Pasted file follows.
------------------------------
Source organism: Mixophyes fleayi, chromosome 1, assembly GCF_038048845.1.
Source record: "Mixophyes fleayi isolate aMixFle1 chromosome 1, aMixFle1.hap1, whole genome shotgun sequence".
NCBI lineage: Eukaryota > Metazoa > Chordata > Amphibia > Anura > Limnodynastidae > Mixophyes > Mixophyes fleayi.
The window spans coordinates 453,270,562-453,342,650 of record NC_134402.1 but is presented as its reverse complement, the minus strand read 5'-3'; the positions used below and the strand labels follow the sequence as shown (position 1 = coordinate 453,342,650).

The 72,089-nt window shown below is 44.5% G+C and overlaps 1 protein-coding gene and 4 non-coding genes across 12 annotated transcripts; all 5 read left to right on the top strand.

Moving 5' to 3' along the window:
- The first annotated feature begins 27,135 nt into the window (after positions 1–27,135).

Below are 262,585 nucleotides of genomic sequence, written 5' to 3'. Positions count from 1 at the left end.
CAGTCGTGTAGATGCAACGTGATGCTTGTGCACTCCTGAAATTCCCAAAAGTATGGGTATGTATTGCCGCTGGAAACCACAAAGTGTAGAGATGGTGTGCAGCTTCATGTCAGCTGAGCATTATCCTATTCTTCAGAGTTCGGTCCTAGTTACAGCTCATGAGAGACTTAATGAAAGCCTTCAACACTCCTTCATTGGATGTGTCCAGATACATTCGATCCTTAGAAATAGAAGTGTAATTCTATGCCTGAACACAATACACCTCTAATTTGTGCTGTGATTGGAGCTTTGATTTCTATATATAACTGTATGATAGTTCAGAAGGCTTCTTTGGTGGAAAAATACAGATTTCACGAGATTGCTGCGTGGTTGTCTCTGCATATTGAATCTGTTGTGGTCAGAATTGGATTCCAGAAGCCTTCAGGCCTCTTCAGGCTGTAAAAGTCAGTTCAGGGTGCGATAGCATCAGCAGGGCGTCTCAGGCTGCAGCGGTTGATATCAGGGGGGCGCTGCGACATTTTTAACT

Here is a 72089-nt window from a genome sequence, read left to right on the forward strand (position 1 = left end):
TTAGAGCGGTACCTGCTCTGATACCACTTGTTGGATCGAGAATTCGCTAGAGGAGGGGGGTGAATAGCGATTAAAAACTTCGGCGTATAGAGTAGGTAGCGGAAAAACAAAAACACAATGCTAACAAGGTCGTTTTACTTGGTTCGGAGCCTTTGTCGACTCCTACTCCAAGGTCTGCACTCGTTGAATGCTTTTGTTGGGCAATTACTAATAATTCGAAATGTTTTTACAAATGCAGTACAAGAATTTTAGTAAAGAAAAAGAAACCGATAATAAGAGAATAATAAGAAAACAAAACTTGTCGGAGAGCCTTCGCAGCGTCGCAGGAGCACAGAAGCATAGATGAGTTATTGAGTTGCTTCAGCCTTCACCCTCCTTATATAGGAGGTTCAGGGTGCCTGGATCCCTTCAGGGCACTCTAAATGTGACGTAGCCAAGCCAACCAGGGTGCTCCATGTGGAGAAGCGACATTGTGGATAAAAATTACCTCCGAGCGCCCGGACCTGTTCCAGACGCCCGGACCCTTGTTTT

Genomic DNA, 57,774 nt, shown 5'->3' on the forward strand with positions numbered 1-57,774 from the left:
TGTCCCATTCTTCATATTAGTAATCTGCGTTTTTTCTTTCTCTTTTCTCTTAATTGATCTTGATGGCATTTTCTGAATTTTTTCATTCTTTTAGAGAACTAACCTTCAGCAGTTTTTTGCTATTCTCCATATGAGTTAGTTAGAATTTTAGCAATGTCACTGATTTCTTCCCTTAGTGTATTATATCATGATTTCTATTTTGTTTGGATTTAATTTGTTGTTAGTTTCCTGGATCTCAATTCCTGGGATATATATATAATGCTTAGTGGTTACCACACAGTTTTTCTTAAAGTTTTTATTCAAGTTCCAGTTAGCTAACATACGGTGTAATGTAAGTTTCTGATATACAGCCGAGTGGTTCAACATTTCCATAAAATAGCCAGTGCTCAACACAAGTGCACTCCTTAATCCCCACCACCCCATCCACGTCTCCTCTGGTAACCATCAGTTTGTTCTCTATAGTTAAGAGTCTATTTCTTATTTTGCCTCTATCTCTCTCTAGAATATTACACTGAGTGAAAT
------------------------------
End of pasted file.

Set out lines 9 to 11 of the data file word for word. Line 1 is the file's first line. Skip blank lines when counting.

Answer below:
CAGTCGTGTAGATGCAACGTGATGCTTGTGCACTCCTGAAATTCCCAAAAGTATGGGTATGTATTGCCGCTGGAAACCACAAAGTGTAGAGATGGTGTGCAGCTTCATGTCAGCTGAGCATTATCCTATTCTTCAGAGTTCGGTCCTAGTTACAGCTCATGAGAGACTTAATGAAAGCCTTCAACACTCCTTCATTGGATGTGTCCAGATACATTCGATCCTTAGAAATAGAAGTGTAATTCTATGCCTGAACACAATACACCTCTAATTTGTGCTGTGATTGGAGCTTTGATTTCTATATATAACTGTATGATAGTTCAGAAGGCTTCTTTGGTGGAAAAATACAGATTTCACGAGATTGCTGCGTGGTTGTCTCTGCATATTGAATCTGTTGTGGTCAGAATTGGATTCCAGAAGCCTTCAGGCCTCTTCAGGCTGTAAAAGTCAGTTCAGGGTGCGATAGCATCAGCAGGGCGTCTCAGGCTGCAGCGGTTGATATCAGGGGGGCGCTGCGACATTTTTAACT

Here is a 72089-nt window from a genome sequence, read left to right on the forward strand (position 1 = left end):
TTAGAGCGGTACCTGCTCTGATACCACTTGTTGGATCGAGAATTCGCTAGAGGAGGGGGGTGAATAGCGATTAAAAACTTCGGCGTATAGAGTAGGTAGCGGAAAAACAAAAACACAATGCTAACAAGGTCGTTTTACTTGGTTCGGAGCCTTTGTCGACTCCTACTCCAAGGTCTGCACTCGTTGAATGCTTTTGTTGGGCAATTACTAATAATTCGAAATGTTTTTACAAATGCAGTACAAGAATTTTAGTAAAGAAAAAGAAACCGATAATAAGAGAATAATAAGAAAACAAAACTTGTCGGAGAGCCTTCGCAGCGTCGCAGGAGCACAGAAGCATAGATGAGTTATTGAGTTGCTTCAGCCTTCACCCTCCTTATATAGGAGGTTCAGGGTGCCTGGATCCCTTCAGGGCACTCTAAATGTGACGTAGCCAAGCCAACCAGGGTGCTCCATGTGGAGAAGCGACATTGTGGATAAAAATTACCTCCGAGCGCCCGGACCTGTTCCAGACGCCCGGACCCTTGTTTT